Chantine Akiyama, MIT Media Lab
Hello friends, it’s been a while since our last correspondence, hasn’t it? In some ways, the Media Lab winds down a bit over the summer with many of the UROPs (undergrad researchers) abroad or elsewhere for internships. However, in other ways it really picks up as certain projects come to fruition. Recently, Tod and Co. have been quite busy with final preparations for another city symphony, A Symphony for Lucerne, to be debuted September 5th, even as we ramp up for Symphony in D, coming on November 20th.
It’s beautifully hectic, this city symphony making process that is. As such, it is quite fun, so I would like to give you a sneak peak into some of our experiences here at the Opera of the Future producing a Collaborative City Symphony like Symphony in D – coming from the perspective of one who assists and observes the collaborative process.
Phase one is listening. Listening to the city, its voice, its heartbeat.
One goal of this project is to get as much of a grasp on the city as possible through music, so Tod (and our team) spends many months, even years, getting to know the social and sonic fabric of a city like Detroit. What makes Detroit tick, what makes her sing, dance, “jit”? Is she understood? Misrepresented? Changing, and if so, into what? For a more detailed look at the technicalities of listening, Media Lab students Bryn Bliska and Charles Holbrow have shared their love and expertise for the act of listening once before on the Lucerne project blog.
Heavily overlapped in timing with phase one, phase two is recording.
The sounds of The D need to be preserved at least long enough for Tod to incorporate them into the final symphony, so the team tries to capture everything it hears. This phase is also when the hands-on collaboration begins between Tod, the Media Lab, and the citizens of Detroit. The research assistant team and Tod bring their recording equipment on listening trips to the city and capture teamwork moments with organizations like American House, YouthVille, and ADULT. In addition to such collaborations, we also collect the sounds submitted by people from Detroit via the web and mobile apps for the next phase which is…
Tod has trained a small army of graduate and undergraduate researchers to assist in pulling out the most special, provocative moments from the recordings, which can range from mere seconds to hours at times. We each do this in different ways, so I’ll share Akito’s process in detail as one example –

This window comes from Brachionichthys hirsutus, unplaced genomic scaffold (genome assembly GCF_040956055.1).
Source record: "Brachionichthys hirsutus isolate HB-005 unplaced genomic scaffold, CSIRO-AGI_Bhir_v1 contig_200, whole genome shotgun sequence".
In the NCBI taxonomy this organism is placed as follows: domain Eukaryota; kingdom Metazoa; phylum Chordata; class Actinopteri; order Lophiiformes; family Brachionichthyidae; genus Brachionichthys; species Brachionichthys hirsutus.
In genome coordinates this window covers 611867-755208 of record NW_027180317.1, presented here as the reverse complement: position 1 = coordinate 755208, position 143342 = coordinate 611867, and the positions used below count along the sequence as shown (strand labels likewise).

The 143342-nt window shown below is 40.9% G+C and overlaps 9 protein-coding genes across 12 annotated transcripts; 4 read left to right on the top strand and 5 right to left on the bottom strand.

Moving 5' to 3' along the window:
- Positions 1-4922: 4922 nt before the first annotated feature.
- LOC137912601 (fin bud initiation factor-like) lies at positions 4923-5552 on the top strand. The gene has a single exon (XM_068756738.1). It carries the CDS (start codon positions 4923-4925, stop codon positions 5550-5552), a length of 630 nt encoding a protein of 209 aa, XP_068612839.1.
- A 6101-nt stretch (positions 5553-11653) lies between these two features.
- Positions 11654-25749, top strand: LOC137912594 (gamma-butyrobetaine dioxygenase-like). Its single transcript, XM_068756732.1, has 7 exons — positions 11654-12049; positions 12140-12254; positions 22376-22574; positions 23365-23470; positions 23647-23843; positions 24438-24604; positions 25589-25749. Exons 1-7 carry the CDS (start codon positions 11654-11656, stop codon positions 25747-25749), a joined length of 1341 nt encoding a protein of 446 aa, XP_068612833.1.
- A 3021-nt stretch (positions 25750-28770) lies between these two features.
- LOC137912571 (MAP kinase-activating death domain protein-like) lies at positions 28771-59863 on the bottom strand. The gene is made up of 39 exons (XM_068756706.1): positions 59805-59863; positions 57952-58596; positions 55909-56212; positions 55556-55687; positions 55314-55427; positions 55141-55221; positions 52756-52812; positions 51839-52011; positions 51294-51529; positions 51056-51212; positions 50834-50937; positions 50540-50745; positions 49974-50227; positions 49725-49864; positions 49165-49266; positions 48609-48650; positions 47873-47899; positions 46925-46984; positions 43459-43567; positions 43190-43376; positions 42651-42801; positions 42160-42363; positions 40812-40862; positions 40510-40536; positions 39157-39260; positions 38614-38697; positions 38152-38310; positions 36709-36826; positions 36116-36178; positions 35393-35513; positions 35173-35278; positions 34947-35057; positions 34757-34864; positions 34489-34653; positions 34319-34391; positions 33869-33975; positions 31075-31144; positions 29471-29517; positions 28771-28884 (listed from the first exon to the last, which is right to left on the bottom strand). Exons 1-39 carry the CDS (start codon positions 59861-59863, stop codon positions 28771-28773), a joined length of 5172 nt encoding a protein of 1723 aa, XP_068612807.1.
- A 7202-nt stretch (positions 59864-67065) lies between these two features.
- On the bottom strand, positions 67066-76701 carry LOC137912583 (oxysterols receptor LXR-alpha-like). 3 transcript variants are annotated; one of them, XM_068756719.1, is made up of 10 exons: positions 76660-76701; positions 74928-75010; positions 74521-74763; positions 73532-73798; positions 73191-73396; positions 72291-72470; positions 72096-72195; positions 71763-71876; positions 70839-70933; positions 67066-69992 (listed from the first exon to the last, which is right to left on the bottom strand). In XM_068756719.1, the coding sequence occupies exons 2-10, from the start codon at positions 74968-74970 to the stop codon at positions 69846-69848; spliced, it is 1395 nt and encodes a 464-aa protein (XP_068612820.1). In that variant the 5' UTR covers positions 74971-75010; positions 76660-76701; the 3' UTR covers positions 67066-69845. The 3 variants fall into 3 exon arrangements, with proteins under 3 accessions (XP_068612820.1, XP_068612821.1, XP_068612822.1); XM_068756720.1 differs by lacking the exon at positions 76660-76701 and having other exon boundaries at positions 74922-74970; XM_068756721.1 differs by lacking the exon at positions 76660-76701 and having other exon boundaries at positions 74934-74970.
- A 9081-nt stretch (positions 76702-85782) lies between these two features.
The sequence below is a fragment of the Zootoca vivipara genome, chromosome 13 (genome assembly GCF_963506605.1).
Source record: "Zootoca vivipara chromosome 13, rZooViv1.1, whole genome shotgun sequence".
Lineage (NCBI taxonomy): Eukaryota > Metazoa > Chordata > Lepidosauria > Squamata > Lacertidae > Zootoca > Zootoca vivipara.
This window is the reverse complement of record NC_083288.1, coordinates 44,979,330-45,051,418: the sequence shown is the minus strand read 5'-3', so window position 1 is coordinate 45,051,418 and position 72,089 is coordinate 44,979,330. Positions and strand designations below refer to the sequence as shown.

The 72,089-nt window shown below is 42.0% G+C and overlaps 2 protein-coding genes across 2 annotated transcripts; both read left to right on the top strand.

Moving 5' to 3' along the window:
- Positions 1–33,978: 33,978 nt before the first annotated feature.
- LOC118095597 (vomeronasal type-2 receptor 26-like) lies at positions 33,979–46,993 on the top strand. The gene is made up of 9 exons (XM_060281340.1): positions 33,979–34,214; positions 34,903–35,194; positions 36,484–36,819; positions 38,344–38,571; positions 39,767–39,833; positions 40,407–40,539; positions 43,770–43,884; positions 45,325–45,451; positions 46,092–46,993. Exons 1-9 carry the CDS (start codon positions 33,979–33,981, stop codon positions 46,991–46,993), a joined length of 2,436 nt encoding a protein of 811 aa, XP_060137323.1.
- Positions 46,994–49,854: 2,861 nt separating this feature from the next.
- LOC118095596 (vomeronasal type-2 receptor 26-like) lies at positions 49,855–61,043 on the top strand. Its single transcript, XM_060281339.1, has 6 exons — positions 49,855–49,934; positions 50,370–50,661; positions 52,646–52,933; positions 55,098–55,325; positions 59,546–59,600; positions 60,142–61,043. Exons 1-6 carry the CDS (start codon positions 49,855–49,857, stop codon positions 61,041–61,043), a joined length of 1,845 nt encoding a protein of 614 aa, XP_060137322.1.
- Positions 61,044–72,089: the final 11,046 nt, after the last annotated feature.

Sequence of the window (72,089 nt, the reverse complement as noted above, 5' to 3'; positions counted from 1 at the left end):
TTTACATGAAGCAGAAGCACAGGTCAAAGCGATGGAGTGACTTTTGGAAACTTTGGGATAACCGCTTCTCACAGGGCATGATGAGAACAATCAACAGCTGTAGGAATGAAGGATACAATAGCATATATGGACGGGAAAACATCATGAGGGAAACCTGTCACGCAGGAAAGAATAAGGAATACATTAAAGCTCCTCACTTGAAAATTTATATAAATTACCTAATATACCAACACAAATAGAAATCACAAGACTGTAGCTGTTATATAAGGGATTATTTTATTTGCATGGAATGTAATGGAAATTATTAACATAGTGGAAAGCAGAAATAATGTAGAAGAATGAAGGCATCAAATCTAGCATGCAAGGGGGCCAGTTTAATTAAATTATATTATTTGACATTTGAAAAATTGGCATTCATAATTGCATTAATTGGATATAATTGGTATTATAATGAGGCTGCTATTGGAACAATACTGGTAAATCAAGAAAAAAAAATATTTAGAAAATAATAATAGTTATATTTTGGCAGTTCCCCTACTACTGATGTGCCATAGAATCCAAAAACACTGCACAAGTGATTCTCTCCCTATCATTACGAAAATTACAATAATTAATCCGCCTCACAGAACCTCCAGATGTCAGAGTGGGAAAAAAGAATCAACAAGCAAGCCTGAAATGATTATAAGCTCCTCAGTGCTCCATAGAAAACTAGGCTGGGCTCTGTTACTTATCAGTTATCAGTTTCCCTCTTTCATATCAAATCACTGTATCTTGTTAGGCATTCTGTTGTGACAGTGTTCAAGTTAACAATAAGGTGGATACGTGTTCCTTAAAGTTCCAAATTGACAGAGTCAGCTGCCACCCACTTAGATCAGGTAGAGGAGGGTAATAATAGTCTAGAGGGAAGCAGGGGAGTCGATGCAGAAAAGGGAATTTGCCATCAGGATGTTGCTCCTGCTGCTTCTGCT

“First, I like to create “listening machines” – programs that can listen to and automatically cut interesting segments from sound files. These programs analyze audio features such as pitch and loudness, determine onsets of sound events, and identify the unique timbres throughout the sound file. Some examples of tools I use for this are Sonic Annotator and SuperCollider.
Next is batch processing. Once the sounds are cut up, I add fade in/out effects and normalize sound files using SoX and bash scripts to automate this process.
Finally, I always listen to the samples myself. The ‘listening machines’ I make are not perfect and listening with my ears allows me to make final editorial decisions about each sound sample. If the sample is not interesting, I edit the sample further using Amadeus Pro, which has a built in sound file batch conversion that has yet to let me down.
I keep an archive of sound files as I edit them so I can return to them anytime to repeat these three steps and produce a variety of interesting samples.”
The final phase is composition time!
All the cut up samples and recordings are collected, along with the compositions submitted by the public via applications such as Constellation and Hyperscore, and compiled for Tod to listen to and do his thing. He’ll incorporate characteristic compositions and recordings directly into the piece, or compose instrumental music inspired by the sounds, or do something new altogether! After many creative storms and synergies, the symphony will be debuted for all to enjoy.
Stay tuned for more updates on symphony creation as Symphony in D begins to take shape!